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Dell introduces new compact desktop PC

Dell has updated its line of slim consumer Dimension desktop PCs with a multiformat expansion card reader, the first time such a feature has appeared in a Dell PC.

The Dimension 4700C is the first Dell PC to come with an optional media card reader that supports eight different expansion card formats. Other PC suppliers, such as Gateway and Hewlett-Packard, have offered such an option for some time.

Dell's 8-in-1 memory card reader allows users to move pictures stored on Compact Flash expansion cards in digital cameras or files on a personal digital assistant's Secure Digital cards to their PCs. This can be an easier way to swap files between devices without having to connect cables or set up wireless connections.

The 4700C is a small form factor PC that measures only 13in high by 4in wide by 14in deep. Dell's other Dimension PCs are a little taller and deeper, but are almost twice as wide. The 4700C replaces the 4600C, Dell's first small form factor desktop.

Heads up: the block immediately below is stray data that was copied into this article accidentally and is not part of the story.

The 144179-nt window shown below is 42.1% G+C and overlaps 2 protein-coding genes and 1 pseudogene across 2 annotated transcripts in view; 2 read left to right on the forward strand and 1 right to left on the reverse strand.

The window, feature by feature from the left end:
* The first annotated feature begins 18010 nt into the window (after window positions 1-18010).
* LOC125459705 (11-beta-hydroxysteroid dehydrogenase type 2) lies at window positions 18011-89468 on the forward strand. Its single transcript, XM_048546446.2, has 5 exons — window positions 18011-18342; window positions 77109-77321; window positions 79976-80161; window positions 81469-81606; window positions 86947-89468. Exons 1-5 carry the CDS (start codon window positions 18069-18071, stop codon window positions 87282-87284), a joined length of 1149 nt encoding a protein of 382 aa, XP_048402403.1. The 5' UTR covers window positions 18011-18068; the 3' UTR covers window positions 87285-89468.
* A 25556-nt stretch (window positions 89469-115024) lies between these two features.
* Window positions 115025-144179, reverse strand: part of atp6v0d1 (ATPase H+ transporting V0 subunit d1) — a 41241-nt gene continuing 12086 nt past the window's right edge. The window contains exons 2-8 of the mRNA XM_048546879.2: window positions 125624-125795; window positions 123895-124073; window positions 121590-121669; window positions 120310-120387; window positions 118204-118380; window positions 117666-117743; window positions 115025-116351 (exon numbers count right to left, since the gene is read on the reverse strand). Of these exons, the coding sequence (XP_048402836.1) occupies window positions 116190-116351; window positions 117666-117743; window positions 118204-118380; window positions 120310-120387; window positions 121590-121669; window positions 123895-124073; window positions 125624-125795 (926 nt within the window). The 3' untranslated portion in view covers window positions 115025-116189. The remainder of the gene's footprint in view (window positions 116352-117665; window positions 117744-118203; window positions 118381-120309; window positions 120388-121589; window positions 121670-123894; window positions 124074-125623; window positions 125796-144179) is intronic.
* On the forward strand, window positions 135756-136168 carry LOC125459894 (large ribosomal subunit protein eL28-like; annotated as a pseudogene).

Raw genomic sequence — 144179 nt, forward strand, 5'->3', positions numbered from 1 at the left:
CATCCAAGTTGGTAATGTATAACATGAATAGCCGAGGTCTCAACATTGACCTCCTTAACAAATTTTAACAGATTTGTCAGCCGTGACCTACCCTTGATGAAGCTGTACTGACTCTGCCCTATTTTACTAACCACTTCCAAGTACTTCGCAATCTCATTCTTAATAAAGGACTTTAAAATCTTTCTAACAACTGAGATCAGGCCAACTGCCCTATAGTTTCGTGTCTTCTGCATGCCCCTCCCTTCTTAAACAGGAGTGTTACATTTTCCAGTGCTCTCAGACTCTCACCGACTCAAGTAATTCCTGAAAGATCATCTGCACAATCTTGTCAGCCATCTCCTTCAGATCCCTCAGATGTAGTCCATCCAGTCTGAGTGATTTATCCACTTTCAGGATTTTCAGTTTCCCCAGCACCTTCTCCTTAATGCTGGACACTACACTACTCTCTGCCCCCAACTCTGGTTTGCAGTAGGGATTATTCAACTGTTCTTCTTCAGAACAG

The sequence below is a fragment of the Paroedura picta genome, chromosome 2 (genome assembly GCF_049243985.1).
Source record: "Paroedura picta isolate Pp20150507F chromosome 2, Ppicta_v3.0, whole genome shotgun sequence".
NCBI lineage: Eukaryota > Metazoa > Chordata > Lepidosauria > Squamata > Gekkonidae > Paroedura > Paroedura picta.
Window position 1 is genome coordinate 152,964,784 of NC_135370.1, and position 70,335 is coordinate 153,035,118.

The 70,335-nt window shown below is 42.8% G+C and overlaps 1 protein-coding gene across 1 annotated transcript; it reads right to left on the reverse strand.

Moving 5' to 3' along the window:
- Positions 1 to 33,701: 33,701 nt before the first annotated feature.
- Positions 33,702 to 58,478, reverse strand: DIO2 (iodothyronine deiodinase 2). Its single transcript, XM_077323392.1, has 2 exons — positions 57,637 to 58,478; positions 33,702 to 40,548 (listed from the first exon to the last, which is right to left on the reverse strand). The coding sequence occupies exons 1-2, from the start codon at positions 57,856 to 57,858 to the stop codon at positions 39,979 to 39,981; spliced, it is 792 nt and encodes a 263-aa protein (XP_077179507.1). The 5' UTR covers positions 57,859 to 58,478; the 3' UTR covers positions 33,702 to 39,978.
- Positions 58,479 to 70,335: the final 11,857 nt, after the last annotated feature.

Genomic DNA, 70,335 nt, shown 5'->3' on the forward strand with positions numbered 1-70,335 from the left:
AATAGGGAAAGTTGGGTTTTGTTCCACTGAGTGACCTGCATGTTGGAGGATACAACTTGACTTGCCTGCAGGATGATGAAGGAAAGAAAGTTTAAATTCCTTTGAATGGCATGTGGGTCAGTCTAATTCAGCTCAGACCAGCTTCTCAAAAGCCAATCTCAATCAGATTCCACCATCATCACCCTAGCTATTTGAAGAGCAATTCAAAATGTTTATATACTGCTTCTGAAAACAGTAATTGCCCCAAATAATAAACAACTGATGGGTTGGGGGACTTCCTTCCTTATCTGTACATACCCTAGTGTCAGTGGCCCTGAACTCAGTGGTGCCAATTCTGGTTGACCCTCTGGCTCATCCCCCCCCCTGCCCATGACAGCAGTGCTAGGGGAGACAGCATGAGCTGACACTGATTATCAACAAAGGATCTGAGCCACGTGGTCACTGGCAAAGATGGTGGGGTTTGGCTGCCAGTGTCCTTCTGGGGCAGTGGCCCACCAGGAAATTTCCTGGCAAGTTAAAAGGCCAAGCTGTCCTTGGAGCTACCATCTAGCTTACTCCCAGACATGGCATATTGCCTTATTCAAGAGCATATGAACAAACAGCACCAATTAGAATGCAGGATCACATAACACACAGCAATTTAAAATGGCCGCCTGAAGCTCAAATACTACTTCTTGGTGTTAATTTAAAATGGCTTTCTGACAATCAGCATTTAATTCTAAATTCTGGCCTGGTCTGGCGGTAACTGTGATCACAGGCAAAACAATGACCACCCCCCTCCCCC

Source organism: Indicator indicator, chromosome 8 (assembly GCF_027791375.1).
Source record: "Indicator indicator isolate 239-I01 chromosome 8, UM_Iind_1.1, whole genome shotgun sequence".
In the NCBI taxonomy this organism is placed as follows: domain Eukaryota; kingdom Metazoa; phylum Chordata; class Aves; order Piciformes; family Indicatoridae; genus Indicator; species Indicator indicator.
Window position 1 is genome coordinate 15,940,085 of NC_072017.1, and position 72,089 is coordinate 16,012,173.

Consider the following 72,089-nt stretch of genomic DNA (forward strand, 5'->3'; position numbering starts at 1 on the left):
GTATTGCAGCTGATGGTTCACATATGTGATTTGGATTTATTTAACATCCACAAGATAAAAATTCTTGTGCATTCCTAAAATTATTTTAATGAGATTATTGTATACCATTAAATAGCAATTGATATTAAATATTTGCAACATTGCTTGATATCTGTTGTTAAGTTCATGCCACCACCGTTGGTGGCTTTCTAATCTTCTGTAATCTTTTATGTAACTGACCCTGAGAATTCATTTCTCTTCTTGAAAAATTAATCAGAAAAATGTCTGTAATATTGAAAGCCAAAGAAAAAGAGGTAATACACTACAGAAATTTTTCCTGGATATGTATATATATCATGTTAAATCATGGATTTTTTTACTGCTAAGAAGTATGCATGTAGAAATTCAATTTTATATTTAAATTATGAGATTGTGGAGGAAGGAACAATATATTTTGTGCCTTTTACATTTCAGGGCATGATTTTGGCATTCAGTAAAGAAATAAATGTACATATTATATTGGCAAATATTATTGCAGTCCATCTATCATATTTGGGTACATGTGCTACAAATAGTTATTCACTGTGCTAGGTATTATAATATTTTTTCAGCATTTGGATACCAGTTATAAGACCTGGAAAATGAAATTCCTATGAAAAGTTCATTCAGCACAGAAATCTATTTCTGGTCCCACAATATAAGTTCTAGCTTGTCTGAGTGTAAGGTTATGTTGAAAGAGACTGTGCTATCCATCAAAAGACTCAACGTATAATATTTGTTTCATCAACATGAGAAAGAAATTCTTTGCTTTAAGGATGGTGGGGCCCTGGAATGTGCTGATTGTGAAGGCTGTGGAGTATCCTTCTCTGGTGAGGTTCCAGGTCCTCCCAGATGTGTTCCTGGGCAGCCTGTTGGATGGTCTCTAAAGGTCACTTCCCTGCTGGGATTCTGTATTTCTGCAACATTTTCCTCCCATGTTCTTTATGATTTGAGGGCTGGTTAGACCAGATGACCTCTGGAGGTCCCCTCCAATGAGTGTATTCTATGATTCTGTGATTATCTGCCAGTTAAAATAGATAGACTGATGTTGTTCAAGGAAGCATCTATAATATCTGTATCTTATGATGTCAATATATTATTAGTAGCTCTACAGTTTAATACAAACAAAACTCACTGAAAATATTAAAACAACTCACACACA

Small form factor PCs have generated interest among desktop buyers who want something smaller and quieter than the traditional heavy desktop chassis.

Apple Computer's latest iMac design integrates the PC chassis into the display for an extremely compact system, and other suppliers have released models that integrate the motherboard into the base of a system's display. Many suppliers have released systems similar to the phone-book sized specifications of the Dimension 4700C.

Dell's new system comes with Intel's Pentium 4 520 processor at 2.8GHz, 512M-bytes of DDR2 (double data rate 2) memory, a 40Gbyte hard drive, a DVD-Rom drive, and a 17in CRT (cathode ray tube) monitor for $999 (£553). The system costs $1,059 with the 8-in-1 media card reader feature.

Four of Dell's five Dimension PCs now come with Intel's latest chipsets, now that the 4700C is available. The 4700C uses the Intel 915G chipset, which includes integrated graphics along with support for the PCI Express interconnect technology as well as DDR2 memory and advanced audio capabilities.

Tom Krazit writes for IDG News Service


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